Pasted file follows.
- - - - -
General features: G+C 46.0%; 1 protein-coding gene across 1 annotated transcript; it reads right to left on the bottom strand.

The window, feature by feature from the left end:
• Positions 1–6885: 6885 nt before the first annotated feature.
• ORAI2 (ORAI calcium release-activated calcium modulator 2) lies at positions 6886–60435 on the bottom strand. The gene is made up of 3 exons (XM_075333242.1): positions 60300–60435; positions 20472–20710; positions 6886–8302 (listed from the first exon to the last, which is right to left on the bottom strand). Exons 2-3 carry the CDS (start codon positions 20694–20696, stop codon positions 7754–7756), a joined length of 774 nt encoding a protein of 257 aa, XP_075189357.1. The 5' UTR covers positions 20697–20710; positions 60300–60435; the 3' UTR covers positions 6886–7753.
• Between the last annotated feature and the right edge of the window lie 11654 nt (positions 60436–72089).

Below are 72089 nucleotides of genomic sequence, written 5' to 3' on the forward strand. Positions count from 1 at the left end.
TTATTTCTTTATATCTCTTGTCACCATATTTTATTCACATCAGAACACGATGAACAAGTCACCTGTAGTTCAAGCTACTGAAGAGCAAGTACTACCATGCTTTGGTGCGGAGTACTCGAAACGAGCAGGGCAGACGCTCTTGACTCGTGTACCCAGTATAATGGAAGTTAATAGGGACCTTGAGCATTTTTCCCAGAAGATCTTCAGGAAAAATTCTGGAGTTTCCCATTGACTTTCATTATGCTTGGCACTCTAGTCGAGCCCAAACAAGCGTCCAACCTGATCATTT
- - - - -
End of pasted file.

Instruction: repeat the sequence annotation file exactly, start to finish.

General features: G+C 46.0%; 1 protein-coding gene across 1 annotated transcript; it reads right to left on the bottom strand.

The window, feature by feature from the left end:
• Positions 1–6885: 6885 nt before the first annotated feature.
• ORAI2 (ORAI calcium release-activated calcium modulator 2) lies at positions 6886–60435 on the bottom strand. The gene is made up of 3 exons (XM_075333242.1): positions 60300–60435; positions 20472–20710; positions 6886–8302 (listed from the first exon to the last, which is right to left on the bottom strand). Exons 2-3 carry the CDS (start codon positions 20694–20696, stop codon positions 7754–7756), a joined length of 774 nt encoding a protein of 257 aa, XP_075189357.1. The 5' UTR covers positions 20697–20710; positions 60300–60435; the 3' UTR covers positions 6886–7753.
• Between the last annotated feature and the right edge of the window lie 11654 nt (positions 60436–72089).

Below are 72089 nucleotides of genomic sequence, written 5' to 3' on the forward strand. Positions count from 1 at the left end.
TTATTTCTTTATATCTCTTGTCACCATATTTTATTCACATCAGAACACGATGAACAAGTCACCTGTAGTTCAAGCTACTGAAGAGCAAGTACTACCATGCTTTGGTGCGGAGTACTCGAAACGAGCAGGGCAGACGCTCTTGACTCGTGTACCCAGTATAATGGAAGTTAATAGGGACCTTGAGCATTTTTCCCAGAAGATCTTCAGGAAAAATTCTGGAGTTTCCCATTGACTTTCATTATGCTTGGCACTCTAGTCGAGCCCAAACAAGCGTCCAACCTGATCATTT